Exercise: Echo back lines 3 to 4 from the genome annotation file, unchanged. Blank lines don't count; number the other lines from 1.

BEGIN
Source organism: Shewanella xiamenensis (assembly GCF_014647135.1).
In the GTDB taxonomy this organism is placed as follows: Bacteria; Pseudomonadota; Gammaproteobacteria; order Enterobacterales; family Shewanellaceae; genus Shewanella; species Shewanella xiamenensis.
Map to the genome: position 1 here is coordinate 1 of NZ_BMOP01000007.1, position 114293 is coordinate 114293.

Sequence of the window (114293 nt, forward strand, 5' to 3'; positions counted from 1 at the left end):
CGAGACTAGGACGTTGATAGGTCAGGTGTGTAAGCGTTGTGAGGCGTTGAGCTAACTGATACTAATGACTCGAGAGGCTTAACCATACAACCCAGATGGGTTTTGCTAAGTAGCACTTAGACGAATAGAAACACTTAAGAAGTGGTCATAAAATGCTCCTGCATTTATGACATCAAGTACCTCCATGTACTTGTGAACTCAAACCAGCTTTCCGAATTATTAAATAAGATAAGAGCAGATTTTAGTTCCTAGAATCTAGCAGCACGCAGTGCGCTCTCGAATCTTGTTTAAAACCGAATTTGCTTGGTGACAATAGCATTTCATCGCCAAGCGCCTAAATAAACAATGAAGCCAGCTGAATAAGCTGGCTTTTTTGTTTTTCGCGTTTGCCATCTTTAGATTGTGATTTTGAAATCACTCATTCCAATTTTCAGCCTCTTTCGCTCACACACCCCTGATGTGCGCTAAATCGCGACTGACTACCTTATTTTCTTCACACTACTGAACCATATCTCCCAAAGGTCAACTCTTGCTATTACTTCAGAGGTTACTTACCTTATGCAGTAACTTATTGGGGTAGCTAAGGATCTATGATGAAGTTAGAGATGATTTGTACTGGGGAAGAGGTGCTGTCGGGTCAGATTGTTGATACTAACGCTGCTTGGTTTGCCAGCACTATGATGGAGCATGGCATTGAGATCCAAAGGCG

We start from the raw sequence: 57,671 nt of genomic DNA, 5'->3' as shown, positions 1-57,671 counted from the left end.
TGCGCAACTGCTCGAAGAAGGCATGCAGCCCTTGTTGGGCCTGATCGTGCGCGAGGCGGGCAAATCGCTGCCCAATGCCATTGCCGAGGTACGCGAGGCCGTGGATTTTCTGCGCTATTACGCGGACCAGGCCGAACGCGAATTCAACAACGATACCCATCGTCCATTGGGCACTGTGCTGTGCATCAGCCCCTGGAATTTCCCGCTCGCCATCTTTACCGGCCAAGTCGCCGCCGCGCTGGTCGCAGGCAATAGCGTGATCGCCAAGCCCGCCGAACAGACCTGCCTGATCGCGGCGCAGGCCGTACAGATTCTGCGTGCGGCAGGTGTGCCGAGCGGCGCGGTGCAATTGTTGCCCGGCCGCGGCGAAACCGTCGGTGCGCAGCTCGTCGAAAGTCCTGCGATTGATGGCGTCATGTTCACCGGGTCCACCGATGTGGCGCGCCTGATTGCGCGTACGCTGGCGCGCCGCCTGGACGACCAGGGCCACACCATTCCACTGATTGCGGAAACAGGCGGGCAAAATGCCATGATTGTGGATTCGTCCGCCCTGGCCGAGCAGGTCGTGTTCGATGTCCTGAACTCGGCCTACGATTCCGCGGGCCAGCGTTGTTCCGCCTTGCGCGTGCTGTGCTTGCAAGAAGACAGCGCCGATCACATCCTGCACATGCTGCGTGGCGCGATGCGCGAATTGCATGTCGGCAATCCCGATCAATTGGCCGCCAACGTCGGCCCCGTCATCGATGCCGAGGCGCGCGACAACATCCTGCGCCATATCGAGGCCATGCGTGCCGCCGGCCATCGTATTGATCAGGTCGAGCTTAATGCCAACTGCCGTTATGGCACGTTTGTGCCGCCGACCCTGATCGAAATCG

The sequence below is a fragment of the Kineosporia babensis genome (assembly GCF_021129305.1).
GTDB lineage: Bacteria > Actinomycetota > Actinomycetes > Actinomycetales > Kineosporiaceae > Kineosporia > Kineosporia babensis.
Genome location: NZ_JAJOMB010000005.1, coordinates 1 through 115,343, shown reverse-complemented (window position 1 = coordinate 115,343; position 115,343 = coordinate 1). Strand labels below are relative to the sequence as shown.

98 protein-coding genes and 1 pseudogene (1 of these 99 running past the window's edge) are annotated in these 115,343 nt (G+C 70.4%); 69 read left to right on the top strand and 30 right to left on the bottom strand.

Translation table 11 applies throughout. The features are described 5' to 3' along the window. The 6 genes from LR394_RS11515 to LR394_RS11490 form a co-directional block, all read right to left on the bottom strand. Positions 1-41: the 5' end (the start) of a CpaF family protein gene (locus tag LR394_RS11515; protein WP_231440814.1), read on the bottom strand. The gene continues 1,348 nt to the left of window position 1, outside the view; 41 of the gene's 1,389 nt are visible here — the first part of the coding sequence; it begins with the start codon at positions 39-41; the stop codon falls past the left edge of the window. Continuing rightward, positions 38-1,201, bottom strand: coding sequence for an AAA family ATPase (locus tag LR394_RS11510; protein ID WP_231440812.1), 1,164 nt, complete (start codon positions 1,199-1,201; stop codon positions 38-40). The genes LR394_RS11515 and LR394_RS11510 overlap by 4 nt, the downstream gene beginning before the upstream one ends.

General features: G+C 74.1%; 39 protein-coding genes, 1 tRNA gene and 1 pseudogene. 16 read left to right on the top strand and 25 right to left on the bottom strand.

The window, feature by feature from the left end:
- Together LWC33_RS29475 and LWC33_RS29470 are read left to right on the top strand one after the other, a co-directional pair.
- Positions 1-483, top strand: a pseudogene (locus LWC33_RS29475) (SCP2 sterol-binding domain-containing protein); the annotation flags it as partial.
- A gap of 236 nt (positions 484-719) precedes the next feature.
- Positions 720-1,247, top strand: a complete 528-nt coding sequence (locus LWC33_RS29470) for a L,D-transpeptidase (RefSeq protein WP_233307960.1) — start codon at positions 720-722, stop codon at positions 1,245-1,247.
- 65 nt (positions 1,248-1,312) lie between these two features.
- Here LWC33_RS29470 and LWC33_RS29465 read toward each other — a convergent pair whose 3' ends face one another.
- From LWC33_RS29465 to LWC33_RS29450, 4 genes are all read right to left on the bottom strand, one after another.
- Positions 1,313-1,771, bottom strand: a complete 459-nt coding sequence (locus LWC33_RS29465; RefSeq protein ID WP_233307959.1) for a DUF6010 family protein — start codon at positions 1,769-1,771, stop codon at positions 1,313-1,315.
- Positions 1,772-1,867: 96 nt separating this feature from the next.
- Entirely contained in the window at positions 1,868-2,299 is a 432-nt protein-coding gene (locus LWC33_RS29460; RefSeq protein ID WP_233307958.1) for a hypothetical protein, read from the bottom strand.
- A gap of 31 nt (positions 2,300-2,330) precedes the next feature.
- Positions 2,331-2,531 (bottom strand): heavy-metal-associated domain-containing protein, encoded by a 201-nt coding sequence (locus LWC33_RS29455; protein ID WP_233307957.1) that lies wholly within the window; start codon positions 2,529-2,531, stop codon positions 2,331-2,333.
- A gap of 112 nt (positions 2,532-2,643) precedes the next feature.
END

Map to the genome: position 1 here is coordinate 1 of NZ_BMOP01000007.1, position 114293 is coordinate 114293.

Sequence of the window (114293 nt, forward strand, 5' to 3'; positions counted from 1 at the left end):